Monday, July 20, 2009

Galatians Journal: Chapter 1, verses 11 & 12

Galatians 1: 11 I want you to know, brothers, that the gospel I preached is not something that man made up. 12 I did not receive it from any man, nor was I taught it; rather, I received it by revelation from Jesus Christ.

The original Greek word for “know” here means to to make known, to become known, to be recognized, or to know, to gain knowledge of, have thorough knowledge of. This is knowledge in the sense of an instructor teaching his pupils, and Paul is beginning a section of the letter where he will describe his own personal experiences in life. This verse is also set in the context of close personal relationships – “brothers” – and Paul is about to spill the intimate details of his life and testimony, and he’s doing it all in the context of protecting and defending his precious friends, and their own relationships with Jesus as the God of the Universe. And even though there is an emphasis on Paul’s mission and message as being “not from men,” it is always expressed as a jewel set in the context of intimate body relationships. Paul is not a loner, he is not a lone soldier or a maverick. He is about to show how his ministry was and is submitted to higher human authority, in the context of what God has revealed to him.

The balance here is also interesting. Paul is about to explain how important it was to him to be in proper relationship with church authority, but he wants to first emphasize the foundation of what he lives for, which he did not get, and does not get from men. The most important foundational principle is a living relationship with Jesus Christ.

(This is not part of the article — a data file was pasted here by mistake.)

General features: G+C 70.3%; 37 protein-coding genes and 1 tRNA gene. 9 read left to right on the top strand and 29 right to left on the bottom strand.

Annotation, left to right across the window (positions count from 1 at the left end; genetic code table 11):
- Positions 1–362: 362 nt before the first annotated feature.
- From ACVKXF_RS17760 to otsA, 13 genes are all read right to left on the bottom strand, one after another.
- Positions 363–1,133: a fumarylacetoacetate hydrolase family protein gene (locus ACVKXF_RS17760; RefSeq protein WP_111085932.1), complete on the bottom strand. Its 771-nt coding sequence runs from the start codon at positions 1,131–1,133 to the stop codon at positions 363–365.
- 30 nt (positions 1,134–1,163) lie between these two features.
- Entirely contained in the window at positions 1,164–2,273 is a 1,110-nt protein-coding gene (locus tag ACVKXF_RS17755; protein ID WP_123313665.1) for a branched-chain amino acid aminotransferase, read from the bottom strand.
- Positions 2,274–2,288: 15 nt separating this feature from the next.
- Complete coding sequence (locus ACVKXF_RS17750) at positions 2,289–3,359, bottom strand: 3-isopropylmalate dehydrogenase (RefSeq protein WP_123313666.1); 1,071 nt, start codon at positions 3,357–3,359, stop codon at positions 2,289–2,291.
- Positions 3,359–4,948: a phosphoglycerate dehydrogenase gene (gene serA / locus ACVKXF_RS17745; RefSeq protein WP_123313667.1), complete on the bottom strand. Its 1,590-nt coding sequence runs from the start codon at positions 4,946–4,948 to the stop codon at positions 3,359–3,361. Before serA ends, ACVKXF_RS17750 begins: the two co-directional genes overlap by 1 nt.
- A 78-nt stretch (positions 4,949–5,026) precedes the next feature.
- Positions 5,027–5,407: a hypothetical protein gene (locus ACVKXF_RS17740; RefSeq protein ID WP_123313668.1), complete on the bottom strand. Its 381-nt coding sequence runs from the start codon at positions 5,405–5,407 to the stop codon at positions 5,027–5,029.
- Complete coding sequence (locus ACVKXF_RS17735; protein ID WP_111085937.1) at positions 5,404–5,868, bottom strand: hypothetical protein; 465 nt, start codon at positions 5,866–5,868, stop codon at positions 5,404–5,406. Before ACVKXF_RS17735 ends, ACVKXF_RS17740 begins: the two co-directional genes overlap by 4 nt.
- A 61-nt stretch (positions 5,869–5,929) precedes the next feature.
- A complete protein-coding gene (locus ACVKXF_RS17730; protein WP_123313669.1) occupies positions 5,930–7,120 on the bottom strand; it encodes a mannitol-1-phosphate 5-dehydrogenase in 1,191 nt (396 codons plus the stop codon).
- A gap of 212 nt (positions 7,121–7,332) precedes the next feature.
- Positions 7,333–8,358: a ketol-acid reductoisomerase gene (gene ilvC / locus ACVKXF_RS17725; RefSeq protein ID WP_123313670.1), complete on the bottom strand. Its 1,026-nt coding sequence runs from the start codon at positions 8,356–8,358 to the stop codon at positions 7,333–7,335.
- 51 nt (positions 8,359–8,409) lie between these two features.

Verse 12: Paul’s experience was unique. A lot of what he received from God came via direct revelation (see verse 17), rather than by instruction. But at a deeper level, even when we come to know Jesus as Savior through the mode of a person “leading us to the Lord,” as most of us did, there is still an aspect of our experience that comes via direct revelation, that must be direct revelation. Only the Holy Spirit can change a person’s heart. Only the power of Christ’s blood can cover sin. Even for me, there was a moment when I was saved when it no longer mattered what people had said, or what someone had shown me in the Bible, or all my previous experiences with God. At that moment, for the first time, Jesus was convincing me in the depth of my heart that He loved me. Even Paul had a background upon which God painted (see verse 14). There is a point like this for all of us – and, indeed, its just not a moment when we’re saved, but an ongoing series of moments throughout our lives – where we can and must depend on this kind of direct, personal revelation.

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